The Meter is Running
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AUTHORJeffrey Weber, President
PAGE #pp. 90-91
THE BIG PICTURE
New board members should talk less and listen more. For at least their first three months on the job, they should listen, find out who the players are, and understand what’s going on. Remember: they don’t know everything. They might think they can change the world, but they can’t. There are people who have been on the board for a very long time, and, although they know a lot, even they don’t know everything.
The first thing new board members should be taught is that they have a fiduciary responsibility to the co-op or condo. What that means is that they have a legal obligation to the property. They’re not there for personal reasons or to work out pet peeves with the co-op or condo. They are there to improve the lifestyle for everyone living there. If new board members are just following their own agenda and not the agenda of the co-op or condo, they can encounter legal repercussions.
Case in point: the flip tax. When a person sells her unit in a building with a flip tax, a percentage of the sale price goes back to the co-op or condo, usually for capital improvements. A flip tax helps keep a property’s maintenance or common charges down. Those who might be planning on selling their units will often vote down the passage of a flip tax because they don’t want to pay it when they sell. That’s wrong because those casting the “no” votes are not thinking of their fiduciary responsibility to the co-op or condo. The flip tax helps the budget tremendously. By getting 2 percent of a $1 million sale under the tax, the board doesn’t have to assess the residents when a capital project needs to be done. With about 10 percent of a building’s owners changing each year, that can amount to a lot of money very quickly.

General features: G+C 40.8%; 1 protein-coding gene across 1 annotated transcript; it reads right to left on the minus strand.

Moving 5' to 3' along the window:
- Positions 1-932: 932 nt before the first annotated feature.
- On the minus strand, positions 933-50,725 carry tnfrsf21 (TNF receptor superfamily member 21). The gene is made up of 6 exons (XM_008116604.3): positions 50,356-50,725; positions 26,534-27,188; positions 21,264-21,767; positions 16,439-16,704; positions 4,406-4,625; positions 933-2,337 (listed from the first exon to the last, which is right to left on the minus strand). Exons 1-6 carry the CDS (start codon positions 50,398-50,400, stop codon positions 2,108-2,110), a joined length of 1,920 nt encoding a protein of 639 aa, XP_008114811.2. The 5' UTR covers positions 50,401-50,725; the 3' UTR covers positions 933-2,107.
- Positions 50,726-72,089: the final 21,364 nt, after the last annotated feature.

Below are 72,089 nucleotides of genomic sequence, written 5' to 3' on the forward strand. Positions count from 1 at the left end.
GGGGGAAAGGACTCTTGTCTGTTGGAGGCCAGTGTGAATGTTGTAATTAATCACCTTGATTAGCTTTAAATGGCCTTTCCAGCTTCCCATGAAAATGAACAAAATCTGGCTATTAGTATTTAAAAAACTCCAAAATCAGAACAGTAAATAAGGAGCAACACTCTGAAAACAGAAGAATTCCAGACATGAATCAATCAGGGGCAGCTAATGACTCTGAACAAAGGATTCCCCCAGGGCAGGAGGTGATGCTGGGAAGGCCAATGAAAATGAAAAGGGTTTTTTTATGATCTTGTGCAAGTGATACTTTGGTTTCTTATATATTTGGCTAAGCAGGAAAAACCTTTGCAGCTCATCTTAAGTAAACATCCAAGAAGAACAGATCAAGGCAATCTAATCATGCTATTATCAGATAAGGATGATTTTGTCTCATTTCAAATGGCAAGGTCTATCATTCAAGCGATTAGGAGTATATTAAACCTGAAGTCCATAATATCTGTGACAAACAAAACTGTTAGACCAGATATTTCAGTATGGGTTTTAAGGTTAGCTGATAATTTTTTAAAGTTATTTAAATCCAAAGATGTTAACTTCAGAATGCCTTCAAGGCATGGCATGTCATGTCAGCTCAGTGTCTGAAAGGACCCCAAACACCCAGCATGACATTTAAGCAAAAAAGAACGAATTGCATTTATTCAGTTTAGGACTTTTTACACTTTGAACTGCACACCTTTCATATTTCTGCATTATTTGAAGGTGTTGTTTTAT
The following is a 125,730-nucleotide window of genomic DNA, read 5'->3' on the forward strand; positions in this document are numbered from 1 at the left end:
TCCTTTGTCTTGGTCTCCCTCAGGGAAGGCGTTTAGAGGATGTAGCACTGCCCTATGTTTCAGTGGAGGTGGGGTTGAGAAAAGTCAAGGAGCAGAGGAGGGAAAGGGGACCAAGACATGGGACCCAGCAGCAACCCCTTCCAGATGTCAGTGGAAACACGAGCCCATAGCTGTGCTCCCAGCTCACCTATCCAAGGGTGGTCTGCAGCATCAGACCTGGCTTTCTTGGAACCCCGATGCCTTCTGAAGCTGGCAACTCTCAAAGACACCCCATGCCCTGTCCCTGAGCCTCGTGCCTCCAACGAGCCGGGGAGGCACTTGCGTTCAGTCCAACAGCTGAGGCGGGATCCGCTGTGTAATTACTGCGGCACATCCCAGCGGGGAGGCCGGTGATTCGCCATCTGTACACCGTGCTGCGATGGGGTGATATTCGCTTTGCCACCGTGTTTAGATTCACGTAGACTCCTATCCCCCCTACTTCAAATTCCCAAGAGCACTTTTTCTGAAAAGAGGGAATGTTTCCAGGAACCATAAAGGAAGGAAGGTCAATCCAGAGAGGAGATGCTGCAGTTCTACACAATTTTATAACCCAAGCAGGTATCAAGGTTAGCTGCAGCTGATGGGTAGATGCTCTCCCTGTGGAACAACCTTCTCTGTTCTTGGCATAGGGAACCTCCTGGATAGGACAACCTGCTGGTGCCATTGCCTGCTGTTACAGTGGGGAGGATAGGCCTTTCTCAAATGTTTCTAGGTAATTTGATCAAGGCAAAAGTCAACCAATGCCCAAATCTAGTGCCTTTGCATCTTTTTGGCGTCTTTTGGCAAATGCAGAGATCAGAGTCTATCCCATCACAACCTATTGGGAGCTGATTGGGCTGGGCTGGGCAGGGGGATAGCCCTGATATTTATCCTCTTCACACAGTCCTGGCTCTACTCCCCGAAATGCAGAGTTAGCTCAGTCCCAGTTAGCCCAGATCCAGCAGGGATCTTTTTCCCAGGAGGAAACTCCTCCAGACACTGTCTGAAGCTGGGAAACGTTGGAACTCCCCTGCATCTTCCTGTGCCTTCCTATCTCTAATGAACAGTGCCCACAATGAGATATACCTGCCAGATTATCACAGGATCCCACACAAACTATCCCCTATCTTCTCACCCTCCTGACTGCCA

A flip tax usually requires approval by a super-majority of shareholders or unit-owners. And it’s very hard to bring a flip tax to a vote if the board does not approve. We once managed a co-op that voted down a flip tax resolution. The following year, I brought it back onto the agenda. And this time I came a little bit more prepared. What we ended up doing was phasing in a 2 percent flip. So for a year before the flip tax was instituted, everyone knew that at the end of the second year there would be a half-a-percent flip tax in place. The following year, it went to 1 percent, and the year after that, it went to the full 2 percent. That way, if you were thinking of selling, you had a warning, and you could sell when the tax was smaller. That worked.
There was another building that didn’t accept it, however, and they have lost tens of thousands of dollars. They’re now having to have assessments when things go wrong in the building. If they had a flip tax, they wouldn’t have to assess. These are people who are not thinking long-term about what’s best for the building.